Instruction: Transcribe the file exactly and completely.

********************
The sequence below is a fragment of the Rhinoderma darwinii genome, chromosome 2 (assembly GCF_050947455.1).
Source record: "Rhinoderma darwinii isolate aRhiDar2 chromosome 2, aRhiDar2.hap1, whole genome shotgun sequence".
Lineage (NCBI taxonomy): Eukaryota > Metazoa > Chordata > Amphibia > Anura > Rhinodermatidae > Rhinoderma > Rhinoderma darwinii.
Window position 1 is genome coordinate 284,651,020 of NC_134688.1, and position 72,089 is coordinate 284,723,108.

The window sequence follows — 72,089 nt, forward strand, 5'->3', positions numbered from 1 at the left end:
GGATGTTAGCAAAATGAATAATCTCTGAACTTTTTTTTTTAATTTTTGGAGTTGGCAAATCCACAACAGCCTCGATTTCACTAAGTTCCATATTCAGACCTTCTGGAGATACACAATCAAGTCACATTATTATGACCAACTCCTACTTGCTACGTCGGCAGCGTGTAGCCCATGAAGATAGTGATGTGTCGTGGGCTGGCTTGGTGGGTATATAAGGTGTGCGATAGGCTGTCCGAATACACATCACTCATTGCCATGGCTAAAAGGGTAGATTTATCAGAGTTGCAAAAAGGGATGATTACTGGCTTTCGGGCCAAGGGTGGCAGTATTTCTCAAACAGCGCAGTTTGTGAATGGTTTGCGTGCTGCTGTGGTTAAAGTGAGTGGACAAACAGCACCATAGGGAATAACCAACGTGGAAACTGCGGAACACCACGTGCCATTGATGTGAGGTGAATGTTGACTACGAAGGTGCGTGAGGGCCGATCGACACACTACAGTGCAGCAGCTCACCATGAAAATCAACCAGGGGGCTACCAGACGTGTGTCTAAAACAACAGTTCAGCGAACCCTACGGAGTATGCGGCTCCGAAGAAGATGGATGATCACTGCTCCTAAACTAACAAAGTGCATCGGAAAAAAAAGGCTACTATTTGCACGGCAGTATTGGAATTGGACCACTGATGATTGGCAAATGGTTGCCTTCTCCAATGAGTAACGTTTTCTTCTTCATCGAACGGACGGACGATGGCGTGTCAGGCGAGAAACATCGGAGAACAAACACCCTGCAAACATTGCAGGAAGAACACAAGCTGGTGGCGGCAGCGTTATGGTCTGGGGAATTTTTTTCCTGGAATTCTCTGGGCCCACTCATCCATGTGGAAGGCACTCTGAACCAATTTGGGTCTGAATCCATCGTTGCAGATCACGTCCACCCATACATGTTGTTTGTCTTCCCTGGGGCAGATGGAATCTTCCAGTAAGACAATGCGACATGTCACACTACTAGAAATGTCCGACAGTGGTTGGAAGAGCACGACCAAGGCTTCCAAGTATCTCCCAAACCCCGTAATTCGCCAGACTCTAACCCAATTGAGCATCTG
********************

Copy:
The sequence below is a fragment of the Rhinoderma darwinii genome, chromosome 2 (assembly GCF_050947455.1).
Source record: "Rhinoderma darwinii isolate aRhiDar2 chromosome 2, aRhiDar2.hap1, whole genome shotgun sequence".
Lineage (NCBI taxonomy): Eukaryota > Metazoa > Chordata > Amphibia > Anura > Rhinodermatidae > Rhinoderma > Rhinoderma darwinii.
Window position 1 is genome coordinate 284,651,020 of NC_134688.1, and position 72,089 is coordinate 284,723,108.

The window sequence follows — 72,089 nt, forward strand, 5'->3', positions numbered from 1 at the left end:
GGATGTTAGCAAAATGAATAATCTCTGAACTTTTTTTTTTAATTTTTGGAGTTGGCAAATCCACAACAGCCTCGATTTCACTAAGTTCCATATTCAGACCTTCTGGAGATACACAATCAAGTCACATTATTATGACCAACTCCTACTTGCTACGTCGGCAGCGTGTAGCCCATGAAGATAGTGATGTGTCGTGGGCTGGCTTGGTGGGTATATAAGGTGTGCGATAGGCTGTCCGAATACACATCACTCATTGCCATGGCTAAAAGGGTAGATTTATCAGAGTTGCAAAAAGGGATGATTACTGGCTTTCGGGCCAAGGGTGGCAGTATTTCTCAAACAGCGCAGTTTGTGAATGGTTTGCGTGCTGCTGTGGTTAAAGTGAGTGGACAAACAGCACCATAGGGAATAACCAACGTGGAAACTGCGGAACACCACGTGCCATTGATGTGAGGTGAATGTTGACTACGAAGGTGCGTGAGGGCCGATCGACACACTACAGTGCAGCAGCTCACCATGAAAATCAACCAGGGGGCTACCAGACGTGTGTCTAAAACAACAGTTCAGCGAACCCTACGGAGTATGCGGCTCCGAAGAAGATGGATGATCACTGCTCCTAAACTAACAAAGTGCATCGGAAAAAAAAGGCTACTATTTGCACGGCAGTATTGGAATTGGACCACTGATGATTGGCAAATGGTTGCCTTCTCCAATGAGTAACGTTTTCTTCTTCATCGAACGGACGGACGATGGCGTGTCAGGCGAGAAACATCGGAGAACAAACACCCTGCAAACATTGCAGGAAGAACACAAGCTGGTGGCGGCAGCGTTATGGTCTGGGGAATTTTTTTCCTGGAATTCTCTGGGCCCACTCATCCATGTGGAAGGCACTCTGAACCAATTTGGGTCTGAATCCATCGTTGCAGATCACGTCCACCCATACATGTTGTTTGTCTTCCCTGGGGCAGATGGAATCTTCCAGTAAGACAATGCGACATGTCACACTACTAGAAATGTCCGACAGTGGTTGGAAGAGCACGACCAAGGCTTCCAAGTATCTCCCAAACCCCGTAATTCGCCAGACTCTAACCCAATTGAGCATCTG